And now it’s time to wrap things up with the last question for Joan Roura:
Is the West interested in living side-by-side with a free and democratic Middle East?
“Right now, no, but it will be soon.” In this hypothetical scenario that’s not going to arrive any day soon as “we’got years of wars ahead of us”, they can charge us more for oil, and they won’t submit to peace processes imposed by foreign powers, and naturally, Israel will end up damaged by all of this.
“Israel will no longer receive the 4,500 million dollars that it is paid annually by the USA. The Americans couldn’t care less that they are Jews. This was demonstrated during the First World War. What really interests them is having a pro-Western ally in the area because there are major interests at stake. However, this is starting to change as we’ve seen with the relationship between the US and Saudi Arabi, which has become tenser than ever since the nuclear deal with Iran.”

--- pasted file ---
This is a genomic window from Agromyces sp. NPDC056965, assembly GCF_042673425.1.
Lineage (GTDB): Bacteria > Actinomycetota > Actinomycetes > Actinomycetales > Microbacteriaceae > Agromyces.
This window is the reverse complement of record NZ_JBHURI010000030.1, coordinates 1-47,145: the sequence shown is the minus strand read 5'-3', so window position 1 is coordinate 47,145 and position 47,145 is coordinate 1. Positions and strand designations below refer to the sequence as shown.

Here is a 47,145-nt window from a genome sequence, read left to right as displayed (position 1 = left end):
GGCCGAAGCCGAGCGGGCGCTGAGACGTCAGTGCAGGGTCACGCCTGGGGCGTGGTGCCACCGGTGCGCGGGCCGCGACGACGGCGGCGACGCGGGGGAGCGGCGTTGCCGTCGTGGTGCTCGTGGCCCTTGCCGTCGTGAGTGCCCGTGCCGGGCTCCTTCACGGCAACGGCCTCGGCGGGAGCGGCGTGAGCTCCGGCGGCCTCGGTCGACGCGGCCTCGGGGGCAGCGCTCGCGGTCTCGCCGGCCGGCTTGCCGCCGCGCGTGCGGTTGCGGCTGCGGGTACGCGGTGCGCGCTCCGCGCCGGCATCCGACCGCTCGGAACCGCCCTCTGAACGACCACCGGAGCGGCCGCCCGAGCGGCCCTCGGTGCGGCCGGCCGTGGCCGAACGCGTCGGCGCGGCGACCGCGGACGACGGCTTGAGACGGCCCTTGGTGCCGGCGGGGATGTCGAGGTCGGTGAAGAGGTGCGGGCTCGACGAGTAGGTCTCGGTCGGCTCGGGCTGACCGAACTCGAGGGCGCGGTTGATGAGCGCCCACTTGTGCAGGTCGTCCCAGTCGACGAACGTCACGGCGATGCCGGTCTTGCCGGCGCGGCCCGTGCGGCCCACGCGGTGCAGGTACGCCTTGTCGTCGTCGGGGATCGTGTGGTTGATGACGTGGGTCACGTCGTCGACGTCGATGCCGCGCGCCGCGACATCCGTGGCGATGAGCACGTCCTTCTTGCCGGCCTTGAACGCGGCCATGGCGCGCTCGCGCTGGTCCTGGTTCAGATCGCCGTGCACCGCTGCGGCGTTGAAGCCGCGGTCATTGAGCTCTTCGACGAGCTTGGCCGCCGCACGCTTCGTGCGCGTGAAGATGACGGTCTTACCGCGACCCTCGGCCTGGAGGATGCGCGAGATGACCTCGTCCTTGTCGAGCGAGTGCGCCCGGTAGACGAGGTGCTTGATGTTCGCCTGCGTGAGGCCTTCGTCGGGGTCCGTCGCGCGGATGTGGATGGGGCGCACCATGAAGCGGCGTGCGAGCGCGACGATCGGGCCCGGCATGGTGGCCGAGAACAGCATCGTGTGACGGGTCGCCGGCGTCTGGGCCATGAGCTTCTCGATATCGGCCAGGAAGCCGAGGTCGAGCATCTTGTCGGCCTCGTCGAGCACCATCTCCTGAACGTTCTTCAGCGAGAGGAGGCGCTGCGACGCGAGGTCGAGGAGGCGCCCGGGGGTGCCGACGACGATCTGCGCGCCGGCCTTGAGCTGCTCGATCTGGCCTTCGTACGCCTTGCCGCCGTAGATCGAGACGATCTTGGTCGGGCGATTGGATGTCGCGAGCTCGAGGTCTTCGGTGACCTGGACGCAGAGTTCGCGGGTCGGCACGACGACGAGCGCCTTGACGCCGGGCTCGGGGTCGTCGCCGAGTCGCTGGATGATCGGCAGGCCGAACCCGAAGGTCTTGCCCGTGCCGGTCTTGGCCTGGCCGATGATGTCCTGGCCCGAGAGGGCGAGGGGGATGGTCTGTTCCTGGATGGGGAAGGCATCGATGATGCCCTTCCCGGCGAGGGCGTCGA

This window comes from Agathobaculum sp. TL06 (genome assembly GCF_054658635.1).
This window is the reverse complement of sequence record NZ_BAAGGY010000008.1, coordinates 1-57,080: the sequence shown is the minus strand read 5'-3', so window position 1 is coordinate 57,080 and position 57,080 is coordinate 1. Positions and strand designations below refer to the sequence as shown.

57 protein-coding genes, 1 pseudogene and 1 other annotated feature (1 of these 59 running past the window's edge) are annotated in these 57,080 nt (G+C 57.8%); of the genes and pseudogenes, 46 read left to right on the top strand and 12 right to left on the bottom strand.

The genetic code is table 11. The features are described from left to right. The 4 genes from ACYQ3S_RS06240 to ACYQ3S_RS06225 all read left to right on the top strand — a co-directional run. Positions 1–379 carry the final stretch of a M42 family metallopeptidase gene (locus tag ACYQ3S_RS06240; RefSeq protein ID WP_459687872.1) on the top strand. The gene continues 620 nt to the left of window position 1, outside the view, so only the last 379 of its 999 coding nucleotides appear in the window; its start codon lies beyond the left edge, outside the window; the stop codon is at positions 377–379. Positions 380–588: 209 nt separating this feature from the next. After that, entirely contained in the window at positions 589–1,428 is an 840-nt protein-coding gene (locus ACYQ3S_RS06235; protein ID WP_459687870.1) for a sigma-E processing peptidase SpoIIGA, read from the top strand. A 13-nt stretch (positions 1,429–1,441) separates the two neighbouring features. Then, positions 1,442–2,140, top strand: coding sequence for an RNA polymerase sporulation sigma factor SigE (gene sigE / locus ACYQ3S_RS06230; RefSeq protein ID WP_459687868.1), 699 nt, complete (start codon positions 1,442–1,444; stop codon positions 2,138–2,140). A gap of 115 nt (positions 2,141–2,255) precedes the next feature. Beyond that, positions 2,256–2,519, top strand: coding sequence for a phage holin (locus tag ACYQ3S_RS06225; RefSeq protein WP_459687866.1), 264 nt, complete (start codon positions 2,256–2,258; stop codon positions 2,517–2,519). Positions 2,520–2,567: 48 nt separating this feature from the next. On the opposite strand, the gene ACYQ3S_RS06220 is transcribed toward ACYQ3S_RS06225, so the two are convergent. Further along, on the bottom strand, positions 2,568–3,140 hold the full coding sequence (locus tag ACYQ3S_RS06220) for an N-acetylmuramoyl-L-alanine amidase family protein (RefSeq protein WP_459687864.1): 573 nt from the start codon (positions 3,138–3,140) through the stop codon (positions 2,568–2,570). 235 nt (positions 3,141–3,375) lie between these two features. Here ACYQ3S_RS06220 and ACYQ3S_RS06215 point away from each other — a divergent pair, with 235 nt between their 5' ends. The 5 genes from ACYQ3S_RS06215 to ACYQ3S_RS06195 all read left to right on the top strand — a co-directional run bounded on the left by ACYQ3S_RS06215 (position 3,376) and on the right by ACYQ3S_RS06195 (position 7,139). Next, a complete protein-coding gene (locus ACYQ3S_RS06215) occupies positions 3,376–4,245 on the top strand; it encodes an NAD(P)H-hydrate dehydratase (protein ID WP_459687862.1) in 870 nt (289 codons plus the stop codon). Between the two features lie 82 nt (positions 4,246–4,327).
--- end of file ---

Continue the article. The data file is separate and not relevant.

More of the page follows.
Although, as Roura says, history moves at a historic rate: “Saudi Arabia has no sanctions from the West, unlike Iran, and the reasons? Six million barrels of oil a day and they buy a hell of a lot of arms from us.”
“People tend to think too much, but for me, it’s all very simple. The war of civilisations, the terrorism alert, and the latent state of war suits leaders on both sides of the Mediterranean. It might suit them, but it doesn’t suit the rest of us who only want to be left to live our life in peace.”